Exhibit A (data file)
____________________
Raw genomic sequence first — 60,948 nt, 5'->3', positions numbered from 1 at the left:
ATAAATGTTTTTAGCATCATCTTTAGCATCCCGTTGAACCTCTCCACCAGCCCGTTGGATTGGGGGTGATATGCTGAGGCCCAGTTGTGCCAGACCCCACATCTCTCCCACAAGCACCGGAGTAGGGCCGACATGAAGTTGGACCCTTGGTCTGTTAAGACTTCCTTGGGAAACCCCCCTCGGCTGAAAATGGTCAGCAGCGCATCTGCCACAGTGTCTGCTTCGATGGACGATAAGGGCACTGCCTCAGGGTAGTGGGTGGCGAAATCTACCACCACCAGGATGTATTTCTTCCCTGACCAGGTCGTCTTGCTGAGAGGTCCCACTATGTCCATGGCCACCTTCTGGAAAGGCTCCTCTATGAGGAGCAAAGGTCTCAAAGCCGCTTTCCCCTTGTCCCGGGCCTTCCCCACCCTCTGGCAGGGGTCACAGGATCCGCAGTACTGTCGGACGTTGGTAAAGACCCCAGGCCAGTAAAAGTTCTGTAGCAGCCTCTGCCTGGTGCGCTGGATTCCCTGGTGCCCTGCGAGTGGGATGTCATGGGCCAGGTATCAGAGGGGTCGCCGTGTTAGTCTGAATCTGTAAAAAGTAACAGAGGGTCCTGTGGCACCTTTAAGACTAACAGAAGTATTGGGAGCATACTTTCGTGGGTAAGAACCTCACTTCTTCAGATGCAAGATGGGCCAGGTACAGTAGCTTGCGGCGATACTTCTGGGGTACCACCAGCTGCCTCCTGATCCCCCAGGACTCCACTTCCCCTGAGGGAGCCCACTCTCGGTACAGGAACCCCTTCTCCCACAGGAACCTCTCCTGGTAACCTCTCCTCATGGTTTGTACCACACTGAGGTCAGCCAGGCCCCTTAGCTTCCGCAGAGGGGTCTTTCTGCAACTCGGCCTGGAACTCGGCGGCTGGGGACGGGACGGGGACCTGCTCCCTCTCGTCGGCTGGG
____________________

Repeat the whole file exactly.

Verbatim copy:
Raw genomic sequence first — 60,948 nt, 5'->3', positions numbered from 1 at the left:
ATAAATGTTTTTAGCATCATCTTTAGCATCCCGTTGAACCTCTCCACCAGCCCGTTGGATTGGGGGTGATATGCTGAGGCCCAGTTGTGCCAGACCCCACATCTCTCCCACAAGCACCGGAGTAGGGCCGACATGAAGTTGGACCCTTGGTCTGTTAAGACTTCCTTGGGAAACCCCCCTCGGCTGAAAATGGTCAGCAGCGCATCTGCCACAGTGTCTGCTTCGATGGACGATAAGGGCACTGCCTCAGGGTAGTGGGTGGCGAAATCTACCACCACCAGGATGTATTTCTTCCCTGACCAGGTCGTCTTGCTGAGAGGTCCCACTATGTCCATGGCCACCTTCTGGAAAGGCTCCTCTATGAGGAGCAAAGGTCTCAAAGCCGCTTTCCCCTTGTCCCGGGCCTTCCCCACCCTCTGGCAGGGGTCACAGGATCCGCAGTACTGTCGGACGTTGGTAAAGACCCCAGGCCAGTAAAAGTTCTGTAGCAGCCTCTGCCTGGTGCGCTGGATTCCCTGGTGCCCTGCGAGTGGGATGTCATGGGCCAGGTATCAGAGGGGTCGCCGTGTTAGTCTGAATCTGTAAAAAGTAACAGAGGGTCCTGTGGCACCTTTAAGACTAACAGAAGTATTGGGAGCATACTTTCGTGGGTAAGAACCTCACTTCTTCAGATGCAAGATGGGCCAGGTACAGTAGCTTGCGGCGATACTTCTGGGGTACCACCAGCTGCCTCCTGATCCCCCAGGACTCCACTTCCCCTGAGGGAGCCCACTCTCGGTACAGGAACCCCTTCTCCCACAGGAACCTCTCCTGGTAACCTCTCCTCATGGTTTGTACCACACTGAGGTCAGCCAGGCCCCTTAGCTTCCGCAGAGGGGTCTTTCTGCAACTCGGCCTGGAACTCGGCGGCTGGGGACGGGACGGGGACCTGCTCCCTCTCGTCGGCTGGG